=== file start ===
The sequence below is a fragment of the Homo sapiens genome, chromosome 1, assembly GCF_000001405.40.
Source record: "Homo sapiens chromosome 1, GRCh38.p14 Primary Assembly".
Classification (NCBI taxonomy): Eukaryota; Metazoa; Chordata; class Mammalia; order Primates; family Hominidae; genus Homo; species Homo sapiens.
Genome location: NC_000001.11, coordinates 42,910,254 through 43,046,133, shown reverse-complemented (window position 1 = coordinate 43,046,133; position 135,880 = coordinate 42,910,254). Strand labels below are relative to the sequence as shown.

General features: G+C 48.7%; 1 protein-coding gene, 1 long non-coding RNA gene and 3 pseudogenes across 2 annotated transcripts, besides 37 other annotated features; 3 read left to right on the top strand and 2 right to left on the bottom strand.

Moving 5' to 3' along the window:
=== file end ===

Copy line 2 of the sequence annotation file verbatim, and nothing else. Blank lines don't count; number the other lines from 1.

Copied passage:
Source record: "Homo sapiens chromosome 1, GRCh38.p14 Primary Assembly".